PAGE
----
In the widespread desert area, government Family health care clinics are set distant and incapable to address the unmet needs of outreached clients due to restraint trained humans, equipment, financial resources and continuous supplies of contraception. Religious-based misconceptions are another big challenge to establish a link between poverty and poor health with the increasing population. The government health facilities and dispensaries don’t have continuous supplies of contraceptives and availability of life-saving drugs along with nutritional supplements / multi-vitamins, laboratory, and well-equipped labor rooms. Despite attractive hard area incentives to female medical staff, a big challenge is still there to ensure the availability of competent female gynecologists and nursing staff at remote Taluka Hospitals for safe child delivery to reduce child mortality and address delivery-related complications. Large numbers of people continue to avail services of the traditional birth attendants (TBA) accessible to them, though many of them are untrained and unfamiliar with using hygiene delivery kits for safe delivery.  


In drought-like situations, countless families temporarily migrate to agriculturally rich areas of Sindh for crop harvesting and daily wedge labor work to earn some money for family and livestock survival. It is a most terrible time for families, especially for women and adult girls to live and work in highly unprotected environments further exposing them to child abuse, and sexual and financial exploitation. In the state of isolation women and adult girls’ access to reproductive health services become challenging particularly for family planning method user client women to maintain the Family planning cycle especially long-acting reversible contraceptives (LARCs) or to receive routine treatment for gynecological complaint. It has been observed that in a drought when a large number of males turned to be jobless and  limited to homes, resultantly many women who were using the family planning method without the consent of partners had conceived due to discontinuing family planning method.


Proficiency and knowledge of health service providers around (MISP) and GBV services need to increase significantly to improve competency level and quality services bringing them out from social stigma as well. The conceptual and legal capacity of key stakeholders also needs to enhance around early child marriage restrains acts, hindo marriage acts, and sexual gender-based violence which lead to reproductive health issues. It was revealed in the multi-stakeholder meeting at  Tharparkar held by UNFPA-FPAP  that the concerned department and community were unaware of the legal and social aspects of the abovementioned acts. How someone can raise a complaint against early child marriage or sexual assault without knowing the proper law? if the concerned department doesn’t  know the legal aspects of the act then  how does he/she register  complaints properly?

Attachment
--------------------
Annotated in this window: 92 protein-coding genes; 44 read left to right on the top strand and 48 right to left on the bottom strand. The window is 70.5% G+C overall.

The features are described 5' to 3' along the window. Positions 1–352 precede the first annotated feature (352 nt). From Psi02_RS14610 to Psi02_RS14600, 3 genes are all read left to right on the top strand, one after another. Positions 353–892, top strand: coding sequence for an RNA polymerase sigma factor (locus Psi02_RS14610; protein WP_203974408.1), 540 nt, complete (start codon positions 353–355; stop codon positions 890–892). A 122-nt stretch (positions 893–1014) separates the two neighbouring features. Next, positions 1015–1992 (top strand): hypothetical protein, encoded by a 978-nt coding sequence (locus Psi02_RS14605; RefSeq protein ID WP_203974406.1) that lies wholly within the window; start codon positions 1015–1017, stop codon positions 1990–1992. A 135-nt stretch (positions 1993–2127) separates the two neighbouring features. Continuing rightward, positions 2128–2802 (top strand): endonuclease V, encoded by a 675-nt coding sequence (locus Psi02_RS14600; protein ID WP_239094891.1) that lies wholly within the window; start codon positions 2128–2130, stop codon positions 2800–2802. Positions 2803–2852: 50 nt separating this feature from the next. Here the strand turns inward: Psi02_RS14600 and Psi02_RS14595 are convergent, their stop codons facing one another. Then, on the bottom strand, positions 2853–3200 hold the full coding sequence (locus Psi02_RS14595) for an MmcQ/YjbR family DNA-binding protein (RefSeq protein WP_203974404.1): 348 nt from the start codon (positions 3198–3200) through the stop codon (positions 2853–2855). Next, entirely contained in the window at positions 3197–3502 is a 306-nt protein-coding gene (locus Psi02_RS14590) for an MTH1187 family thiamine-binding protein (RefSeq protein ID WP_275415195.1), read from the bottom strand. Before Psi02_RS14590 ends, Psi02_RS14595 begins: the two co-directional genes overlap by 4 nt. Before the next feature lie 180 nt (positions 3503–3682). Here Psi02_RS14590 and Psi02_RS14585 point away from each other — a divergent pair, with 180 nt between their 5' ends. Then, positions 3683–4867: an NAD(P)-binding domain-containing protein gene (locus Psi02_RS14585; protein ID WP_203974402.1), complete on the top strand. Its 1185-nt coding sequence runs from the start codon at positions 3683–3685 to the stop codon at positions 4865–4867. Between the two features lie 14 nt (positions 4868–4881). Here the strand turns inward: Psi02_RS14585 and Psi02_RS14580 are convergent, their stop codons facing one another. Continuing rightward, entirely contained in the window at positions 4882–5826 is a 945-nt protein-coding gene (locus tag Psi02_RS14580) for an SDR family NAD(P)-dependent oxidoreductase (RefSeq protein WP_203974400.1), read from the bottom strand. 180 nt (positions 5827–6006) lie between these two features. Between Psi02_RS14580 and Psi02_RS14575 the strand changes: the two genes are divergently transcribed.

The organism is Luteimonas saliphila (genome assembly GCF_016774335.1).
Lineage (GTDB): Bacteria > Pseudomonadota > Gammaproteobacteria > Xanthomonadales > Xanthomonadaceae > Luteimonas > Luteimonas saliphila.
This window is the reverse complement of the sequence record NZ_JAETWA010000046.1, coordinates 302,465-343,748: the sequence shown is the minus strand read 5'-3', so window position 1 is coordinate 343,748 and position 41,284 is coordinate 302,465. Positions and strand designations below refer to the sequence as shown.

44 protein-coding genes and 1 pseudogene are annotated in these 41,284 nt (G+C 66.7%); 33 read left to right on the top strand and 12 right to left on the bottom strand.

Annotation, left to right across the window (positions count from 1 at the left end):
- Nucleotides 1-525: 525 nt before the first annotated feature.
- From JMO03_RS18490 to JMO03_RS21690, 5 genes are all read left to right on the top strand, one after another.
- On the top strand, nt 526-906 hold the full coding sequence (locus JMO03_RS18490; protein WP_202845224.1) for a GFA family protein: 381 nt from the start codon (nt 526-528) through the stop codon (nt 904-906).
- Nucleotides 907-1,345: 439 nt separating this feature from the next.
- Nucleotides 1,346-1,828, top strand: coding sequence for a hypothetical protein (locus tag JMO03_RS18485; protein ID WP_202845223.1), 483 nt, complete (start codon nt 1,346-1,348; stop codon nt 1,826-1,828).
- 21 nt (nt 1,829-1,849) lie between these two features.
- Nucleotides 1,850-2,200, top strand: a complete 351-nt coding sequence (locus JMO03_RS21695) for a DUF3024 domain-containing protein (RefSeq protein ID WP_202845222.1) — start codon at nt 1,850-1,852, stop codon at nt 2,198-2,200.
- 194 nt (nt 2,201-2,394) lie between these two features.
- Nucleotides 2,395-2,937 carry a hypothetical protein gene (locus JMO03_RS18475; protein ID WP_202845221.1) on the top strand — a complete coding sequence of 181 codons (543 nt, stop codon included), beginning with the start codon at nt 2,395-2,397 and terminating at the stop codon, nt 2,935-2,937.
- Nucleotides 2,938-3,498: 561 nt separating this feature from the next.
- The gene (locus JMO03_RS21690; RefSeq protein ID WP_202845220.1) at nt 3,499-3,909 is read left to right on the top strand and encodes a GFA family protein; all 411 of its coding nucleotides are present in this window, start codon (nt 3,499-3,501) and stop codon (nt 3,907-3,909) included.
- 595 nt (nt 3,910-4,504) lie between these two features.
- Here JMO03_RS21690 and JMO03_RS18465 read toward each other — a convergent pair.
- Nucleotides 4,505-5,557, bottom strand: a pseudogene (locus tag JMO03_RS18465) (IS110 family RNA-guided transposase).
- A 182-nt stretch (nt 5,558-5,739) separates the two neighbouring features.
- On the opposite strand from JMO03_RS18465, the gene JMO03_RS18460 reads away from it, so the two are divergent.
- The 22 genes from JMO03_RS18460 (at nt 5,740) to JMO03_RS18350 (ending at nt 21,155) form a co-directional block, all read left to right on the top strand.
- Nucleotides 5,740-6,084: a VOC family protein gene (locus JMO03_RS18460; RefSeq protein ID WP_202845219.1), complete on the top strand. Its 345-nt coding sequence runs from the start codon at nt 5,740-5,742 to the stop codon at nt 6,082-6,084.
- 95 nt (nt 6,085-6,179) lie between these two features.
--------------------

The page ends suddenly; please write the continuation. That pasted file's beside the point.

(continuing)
UNFPA is working on its innovative model under women health friendly space (WHFS) aimed to provide learning and recreational space to women where they may educate about reproductive health and other rights issues. The two women health friendly spaces (WFHS) set in Tharparkar as well by UNFPA in his project produced very positive outcomes. Socially depressed women need a conducive and refreshing environment to get strength by learning and doing.  Community women and adult girls were visiting those WFHS often to seek counseling on reproductive health issues. Extreme poverty and unawareness are two major drivers pushing poor people to unqualified and unregistered family health service providers making their health issues more complicated.


Universally recognized minimum initial services package (MISP) must be integrated into our disaster response strategy to ensure women and adult youth and boys’ access to reproductive health services in drought troubled region of Tharparkar and other affected regions as well. It will pave a path to recognize reproductive health as fundamental women’s right.

Sindh Climate
Thousands of vulnerable families of arid zone Kachho bear the socio-economic and environmental costs of soil erosion by declined indigenous livelihood sources
Abdul Ghaffar Thaheem
Development Professional 

Email:  abdullghaffar910@gmail.com l +92-306  -8581532 Skype ID  Gthaheem@gmail.com